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The Mythology Of The Odyssey

- ... For example when Athena appears as a mentor to Telemachus, she is encourages him to push on in the journey. However as she speaks, she suddenly forgets her disguise. From saying ‘a god who wills it can bring anyone safely home however far away he may be’ to then saying ‘and for myself I would…’ (Homer, Odyssey 3.33). This shows the switch to personal language and shows how even though she is disguised her connection with Telemachus is so strong that she forgets sometimes (Gaunt). The Gods can also be compared to the humans....   [tags: Odyssey, Odysseus, Poseidon, Telemachus]

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The Mythology Of The Odyssey

- ... It states how “Pallas Athena, harboring kindness for the hero, (…) came up to greet him there, for all the world like a young girl” Athena appearing in front of Odysseus, unbeknownst to him, demonstrates her dedication to his mission, and personally seeing to it that he makes it to his native land. This is in contrast to the way Athena interacts with Penelope, Odysseus’ wife. Instead of appearing to Penelope in person, similar to the way she usually does with Odysseus, Athena simply sends Penelope a dream to inform her that Telemachus shall return....   [tags: Human, God, Yahweh, Odyssey]

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The Iliad And The Odyssey

- The Iliad and The Odyssey are epic poems written by Homer, telling the stories of the heroes: Akhilleus, the strongest man in the Akhaian army, fighting in the Trojan War, and Odysseus, the cleverest man in the army, who is trying to get home after that war. The gods often intervene, shaping the lives of the characters. Divine intervention in The Iliad and The Odyssey exists to characterize the statuses of the mortals and the gods. The gods remind the mortals of their power over them through divine intervention, elevating the statuses of the gods and reinforcing their superiority....   [tags: Trojan War, Iliad, Odyssey, Poseidon]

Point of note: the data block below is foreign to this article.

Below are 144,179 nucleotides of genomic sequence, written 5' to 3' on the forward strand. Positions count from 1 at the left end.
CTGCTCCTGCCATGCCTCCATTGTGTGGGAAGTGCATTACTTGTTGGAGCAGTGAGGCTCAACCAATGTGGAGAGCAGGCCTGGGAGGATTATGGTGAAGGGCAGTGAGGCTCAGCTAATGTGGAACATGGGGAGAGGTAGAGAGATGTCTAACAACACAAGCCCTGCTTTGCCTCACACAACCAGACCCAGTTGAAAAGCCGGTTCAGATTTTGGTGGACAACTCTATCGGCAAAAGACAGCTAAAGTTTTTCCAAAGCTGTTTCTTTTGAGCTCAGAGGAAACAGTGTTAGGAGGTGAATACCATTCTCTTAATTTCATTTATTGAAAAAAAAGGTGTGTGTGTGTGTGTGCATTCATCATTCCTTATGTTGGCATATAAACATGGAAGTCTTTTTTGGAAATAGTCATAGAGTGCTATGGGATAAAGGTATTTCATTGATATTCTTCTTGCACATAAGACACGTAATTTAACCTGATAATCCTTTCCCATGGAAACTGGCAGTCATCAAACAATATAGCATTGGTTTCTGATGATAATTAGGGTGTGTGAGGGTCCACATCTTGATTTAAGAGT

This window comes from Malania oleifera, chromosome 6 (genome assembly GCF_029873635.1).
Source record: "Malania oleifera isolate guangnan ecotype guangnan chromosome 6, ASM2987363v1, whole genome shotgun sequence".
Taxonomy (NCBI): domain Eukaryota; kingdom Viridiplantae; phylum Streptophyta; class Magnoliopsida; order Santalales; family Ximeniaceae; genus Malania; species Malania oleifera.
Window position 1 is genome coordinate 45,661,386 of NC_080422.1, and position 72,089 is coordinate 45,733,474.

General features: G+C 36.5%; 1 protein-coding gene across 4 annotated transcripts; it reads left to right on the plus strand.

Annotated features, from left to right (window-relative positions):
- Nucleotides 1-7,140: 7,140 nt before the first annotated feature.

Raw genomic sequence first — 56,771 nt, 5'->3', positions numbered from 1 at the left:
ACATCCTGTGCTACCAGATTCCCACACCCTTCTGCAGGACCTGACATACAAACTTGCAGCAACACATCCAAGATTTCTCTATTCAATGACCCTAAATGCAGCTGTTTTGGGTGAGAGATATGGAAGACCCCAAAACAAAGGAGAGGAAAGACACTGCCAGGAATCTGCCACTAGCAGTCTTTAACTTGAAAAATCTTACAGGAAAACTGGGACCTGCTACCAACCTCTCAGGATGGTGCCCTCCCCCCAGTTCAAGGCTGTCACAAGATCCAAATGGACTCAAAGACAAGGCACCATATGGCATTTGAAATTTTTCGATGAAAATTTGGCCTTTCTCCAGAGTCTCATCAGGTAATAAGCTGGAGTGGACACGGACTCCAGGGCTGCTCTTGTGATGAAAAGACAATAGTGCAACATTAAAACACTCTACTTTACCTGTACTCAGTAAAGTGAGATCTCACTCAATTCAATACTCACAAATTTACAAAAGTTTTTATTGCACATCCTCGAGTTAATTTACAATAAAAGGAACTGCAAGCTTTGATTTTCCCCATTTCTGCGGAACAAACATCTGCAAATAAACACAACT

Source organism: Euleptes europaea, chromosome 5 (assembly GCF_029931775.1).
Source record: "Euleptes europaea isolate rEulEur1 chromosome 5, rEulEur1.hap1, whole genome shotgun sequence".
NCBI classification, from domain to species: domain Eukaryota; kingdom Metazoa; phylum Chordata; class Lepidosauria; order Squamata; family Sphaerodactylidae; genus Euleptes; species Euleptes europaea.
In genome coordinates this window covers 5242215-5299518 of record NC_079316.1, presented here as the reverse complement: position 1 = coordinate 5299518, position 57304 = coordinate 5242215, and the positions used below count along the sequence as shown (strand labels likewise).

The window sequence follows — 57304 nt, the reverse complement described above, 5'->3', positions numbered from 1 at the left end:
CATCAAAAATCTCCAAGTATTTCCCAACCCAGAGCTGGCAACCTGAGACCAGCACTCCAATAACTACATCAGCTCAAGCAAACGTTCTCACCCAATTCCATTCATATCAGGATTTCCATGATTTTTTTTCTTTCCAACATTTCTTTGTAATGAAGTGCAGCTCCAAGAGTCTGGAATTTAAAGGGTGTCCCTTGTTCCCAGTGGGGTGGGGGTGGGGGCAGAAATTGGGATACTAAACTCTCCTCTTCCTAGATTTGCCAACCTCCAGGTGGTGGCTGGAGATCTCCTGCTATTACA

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Analysis Of ' The Odyssey '

- ... “He [Antínoös] reached under the table for the footstool his shiny feet had rested on—And this he held up so that all could see his gift” (Homer 324) By calling the footstool Antiínoös throws at Odysseus a “gift,” shows some of the terms of xenia—The trading of gifts and favors in order to create a special bond with a guest. Compared to the Phaiákians or Nestor and his sons, the suitors’ pitiful “attempts” at xenia are so horrible, that the reader does not see them as attempts at all. Another reason that hospitality is so important in The Odyssey, is it shows how the fear of the gods affects the decisions of the characters....   [tags: Odyssey, Odysseus, Trojan War, Penelope]

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The Iliad And The Odyssey

- ... These men have come to Penelope’s home in order to force her into a marriage but she welcomes them, feeds them, and gives them a place to stay. Her generosity is again later displayed when a stranger with news of Odysseus enters her house. “But come, women, wash the stranger and make his bed/…bathe him and rub him down with oil/, so he can sit beside Telemachus in the hall, enjoy his breakfast there” (401 L 364, 369). She gave this stranger the ultimate welcoming gift by sitting him next to her son, the prince....   [tags: Trojan War, Iliad, Odysseus, Odyssey]

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The Epic Of Gilgamesh And The Odyssey